Rents are rising fastest in the north east and the south west amid high levels of tenant demand and a shortage of homes to rent.

Rents outside London are rising at their fastest pace for four-and-a-half years boosted by strong tenant demand as lockdown eases and offices reopen.

The average cost of renting a home in the UK outside London rose by 3% year-on-year in the first three months of 2021 to stand at £780 per month.

Meanwhile, in London, rents were down 9.4% compared with a year earlier.


The high levels of demand from tenants, combined with a shortage of rental homes, meant the average property took just 16 days to let.

Rental growth hit a 10-year high in the north east, south west, East Midlands and Wales.

The north east, which is one of the most affordable rental markets in the UK, saw the strongest increase, with rents 5.5% higher in the first three months of the year than they had been a year earlier.

Rents in the region typically account for 22% of tenants’ income, compared with a UK average of 32%.

Rents increased by 5.3% in the south west year-on-year, while it was 4.8% higher in the East Midlands and rose by 3.8% in Wales.

At the other end of the scale, rents dropped by 9.4% in London year-on-year. Average monthly rents are now at the same level as they were in December 2013.

But the rate at which rents in the capital are dropping is easing, as tenant demand rises due to a combination of offices and amenities reopening and dramatically increased affordability.


At a city level, those in the north where renting remains more affordable, saw the biggest rent increases.

Newcastle led the way with average rents rising by 5% year-on-year, followed by Sheffield at 4.7%, Glasgow and Liverpool both at 4.1%, and Belfast at 3.8%.

The average cost of renting a home in all of the top five cities that saw the biggest increases was £665 a month or less.

What’s tenant demand like?

Demand for homes to rent was 59% higher in April than it was for the month in the more ‘normal’ markets between 2017 and 2019.

Outside of London, demand was also 32% higher than it had been in the same period of 2020.

As is the case with buyers, tenants are looking for more space, with the number of people searching for a property with access to a garden or with its own outdoor space doubling year-on-year.

This shift is creating additional levels of demand, with an increasing number of people choosing to move, rather than extend their lease.

And what about the supply of rental homes?

The supply of homes to rent in most areas is failing to keep pace with demand.

The number of new rental properties coming onto the market outside London was 5% lower during the first three months of the year than it had been in the same period of last year.

This trend is being driven by several factors.

Firstly, fewer tenants are making the move out of the rental sector and into homeownership, partly due to affordability constraints and partly due to a reluctance to make large investment decisions during the pandemic, putting further pressure on the supply of homes to rent.

At the same time, investment into the private rental market, usually made by buy-to-let landlords, has failed to regain the level seen in 2015, when the 3% stamp duty surcharge was introduced.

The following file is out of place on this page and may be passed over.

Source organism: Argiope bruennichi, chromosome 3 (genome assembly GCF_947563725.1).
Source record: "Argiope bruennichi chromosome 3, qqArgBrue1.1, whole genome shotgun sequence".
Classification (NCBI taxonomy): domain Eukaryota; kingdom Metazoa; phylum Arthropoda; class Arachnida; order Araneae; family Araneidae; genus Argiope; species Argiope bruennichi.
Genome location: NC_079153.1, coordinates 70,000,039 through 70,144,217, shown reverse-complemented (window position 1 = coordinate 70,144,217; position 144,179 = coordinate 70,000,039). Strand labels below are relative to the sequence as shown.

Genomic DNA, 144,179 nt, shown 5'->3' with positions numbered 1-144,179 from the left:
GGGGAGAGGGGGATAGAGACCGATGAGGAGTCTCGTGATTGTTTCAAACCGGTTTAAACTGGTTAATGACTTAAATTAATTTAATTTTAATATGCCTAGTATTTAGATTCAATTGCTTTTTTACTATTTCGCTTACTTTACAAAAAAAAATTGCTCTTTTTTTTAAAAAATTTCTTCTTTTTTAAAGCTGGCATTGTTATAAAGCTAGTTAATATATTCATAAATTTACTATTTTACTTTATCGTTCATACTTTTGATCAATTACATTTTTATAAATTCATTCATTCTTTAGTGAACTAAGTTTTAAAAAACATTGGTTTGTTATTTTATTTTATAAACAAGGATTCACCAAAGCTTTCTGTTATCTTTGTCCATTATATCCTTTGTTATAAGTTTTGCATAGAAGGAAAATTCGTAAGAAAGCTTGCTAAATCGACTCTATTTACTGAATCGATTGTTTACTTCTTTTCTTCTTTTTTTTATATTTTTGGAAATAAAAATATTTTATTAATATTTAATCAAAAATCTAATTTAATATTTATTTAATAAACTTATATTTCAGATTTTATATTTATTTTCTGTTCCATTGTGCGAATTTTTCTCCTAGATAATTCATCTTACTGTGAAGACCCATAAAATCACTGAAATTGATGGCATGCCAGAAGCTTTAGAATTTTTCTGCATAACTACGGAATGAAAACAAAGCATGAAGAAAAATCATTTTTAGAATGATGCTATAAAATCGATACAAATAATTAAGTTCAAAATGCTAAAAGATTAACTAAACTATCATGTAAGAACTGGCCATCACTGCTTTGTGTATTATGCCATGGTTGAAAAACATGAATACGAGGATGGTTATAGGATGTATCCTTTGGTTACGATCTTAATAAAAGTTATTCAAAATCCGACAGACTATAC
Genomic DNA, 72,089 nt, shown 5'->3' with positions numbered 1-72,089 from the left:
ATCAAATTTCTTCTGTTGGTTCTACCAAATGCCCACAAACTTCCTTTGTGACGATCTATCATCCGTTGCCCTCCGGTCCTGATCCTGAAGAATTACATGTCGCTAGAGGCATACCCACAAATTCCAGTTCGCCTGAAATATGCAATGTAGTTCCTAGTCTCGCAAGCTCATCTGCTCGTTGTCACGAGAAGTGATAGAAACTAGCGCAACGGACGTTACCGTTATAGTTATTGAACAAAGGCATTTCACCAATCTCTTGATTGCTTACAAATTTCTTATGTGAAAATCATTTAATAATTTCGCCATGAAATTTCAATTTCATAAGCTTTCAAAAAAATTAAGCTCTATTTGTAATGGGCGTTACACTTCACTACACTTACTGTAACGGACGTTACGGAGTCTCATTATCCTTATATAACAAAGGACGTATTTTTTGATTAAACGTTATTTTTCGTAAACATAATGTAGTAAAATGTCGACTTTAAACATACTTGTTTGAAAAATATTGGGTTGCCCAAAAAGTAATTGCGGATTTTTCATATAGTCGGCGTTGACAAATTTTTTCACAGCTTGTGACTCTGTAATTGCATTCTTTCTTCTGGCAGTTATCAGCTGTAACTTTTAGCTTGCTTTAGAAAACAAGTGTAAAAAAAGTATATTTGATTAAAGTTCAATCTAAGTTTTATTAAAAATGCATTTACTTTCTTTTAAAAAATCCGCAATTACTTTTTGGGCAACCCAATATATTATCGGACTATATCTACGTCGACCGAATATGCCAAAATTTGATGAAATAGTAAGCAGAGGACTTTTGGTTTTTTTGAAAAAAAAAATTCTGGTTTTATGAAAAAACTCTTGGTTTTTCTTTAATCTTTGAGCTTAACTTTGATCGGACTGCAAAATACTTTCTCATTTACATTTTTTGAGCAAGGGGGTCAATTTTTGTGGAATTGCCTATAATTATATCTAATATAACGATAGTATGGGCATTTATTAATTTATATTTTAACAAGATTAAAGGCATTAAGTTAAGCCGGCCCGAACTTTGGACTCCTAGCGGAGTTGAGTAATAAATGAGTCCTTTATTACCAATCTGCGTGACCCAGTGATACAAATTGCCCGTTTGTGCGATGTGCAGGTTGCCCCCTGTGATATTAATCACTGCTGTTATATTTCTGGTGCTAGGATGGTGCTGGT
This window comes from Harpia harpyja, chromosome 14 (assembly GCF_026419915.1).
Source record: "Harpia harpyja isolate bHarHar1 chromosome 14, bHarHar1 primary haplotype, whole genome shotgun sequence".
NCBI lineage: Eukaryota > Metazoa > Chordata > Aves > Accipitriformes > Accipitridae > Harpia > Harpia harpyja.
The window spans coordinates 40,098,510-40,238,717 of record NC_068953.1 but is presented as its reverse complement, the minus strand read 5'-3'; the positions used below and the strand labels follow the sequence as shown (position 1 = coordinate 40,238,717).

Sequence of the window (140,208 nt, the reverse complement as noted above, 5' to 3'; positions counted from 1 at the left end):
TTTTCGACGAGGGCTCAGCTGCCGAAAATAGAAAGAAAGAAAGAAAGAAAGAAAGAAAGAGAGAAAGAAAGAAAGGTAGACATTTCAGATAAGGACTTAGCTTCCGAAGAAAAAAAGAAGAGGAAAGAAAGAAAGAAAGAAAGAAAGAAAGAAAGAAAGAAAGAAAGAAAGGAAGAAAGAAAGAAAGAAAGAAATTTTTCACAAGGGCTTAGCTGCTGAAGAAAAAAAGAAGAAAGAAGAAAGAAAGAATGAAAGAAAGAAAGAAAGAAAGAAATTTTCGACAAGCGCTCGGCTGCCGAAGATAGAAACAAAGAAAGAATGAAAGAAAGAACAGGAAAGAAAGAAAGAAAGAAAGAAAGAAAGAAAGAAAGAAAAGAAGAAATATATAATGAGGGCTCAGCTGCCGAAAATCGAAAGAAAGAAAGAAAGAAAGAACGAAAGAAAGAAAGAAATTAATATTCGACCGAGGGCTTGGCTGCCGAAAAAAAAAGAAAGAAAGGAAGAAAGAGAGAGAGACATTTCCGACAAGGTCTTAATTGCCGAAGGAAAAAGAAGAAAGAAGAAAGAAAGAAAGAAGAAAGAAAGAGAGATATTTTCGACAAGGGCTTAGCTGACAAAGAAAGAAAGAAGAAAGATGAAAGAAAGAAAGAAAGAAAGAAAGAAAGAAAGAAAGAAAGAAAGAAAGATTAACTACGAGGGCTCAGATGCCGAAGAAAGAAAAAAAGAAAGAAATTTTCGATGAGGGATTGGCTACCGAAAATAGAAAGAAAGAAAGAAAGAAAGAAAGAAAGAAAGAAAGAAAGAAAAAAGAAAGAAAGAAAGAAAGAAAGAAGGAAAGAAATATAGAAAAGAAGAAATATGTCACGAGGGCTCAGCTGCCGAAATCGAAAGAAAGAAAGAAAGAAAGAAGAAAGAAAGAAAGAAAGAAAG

In fact, the number of properties purchased with a buy-to-let mortgage was 45% lower in 2020 than it was in 2015. And the number of homes in the private rental market has fallen slightly since 2016 as landlords rationalise their portfolios in the face of tax changes and additional regulation.

What could this mean for you?


With strong tenant demand and supply of homes to rent scarce, you could be in a good position to let your property quickly.

And with preferences in the rental market shifting, your property could stand out if it comes with access to outside space.


With the number of homes to rent failing to keep pace with demand, you are likely to face stiff competition if you are looking for a new rental property.

The good news for renters seeking more space is that nearly half of properties listed on the rental market currently have a garden or access to a shared garden. Plus, the number of these homes available to rent has risen during the first three months of the year to levels seen last summer.

What’s the outlook?

High levels of tenant demand across the wider UK market combined with constrained supply of homes to rent is expected to lead to further rental growth this year.

Head of research explained: “The increased availability of mortgages for those with lower deposits may result in more people leaving the sector to buy their first home through 2021, but the wider economic uncertainty will limit this trend.

“At the same time, the opening up of the economy and the slow return to ‘business as usual’ as the vaccine rolls out means demand will continue to build over the summer as more people move to rent their first property – although, as ever, this will be dependent on the economy opening up in line with the planned timetable.

“Demand will continue to rise in city centres as offices start to reopen and this, coupled with increased affordability levels in many cases, will start to counter the negative pressure on rents seen over the last 12 months.

“In London, where rents are down 9.4% on the year, a modest reversal in rental declines has begun, but it will be a slow build back to pre-pandemic levels in inner London. The recovery will be uneven and we expect new or recently refurbished properties to attract higher levels of demand in the second half of the year.”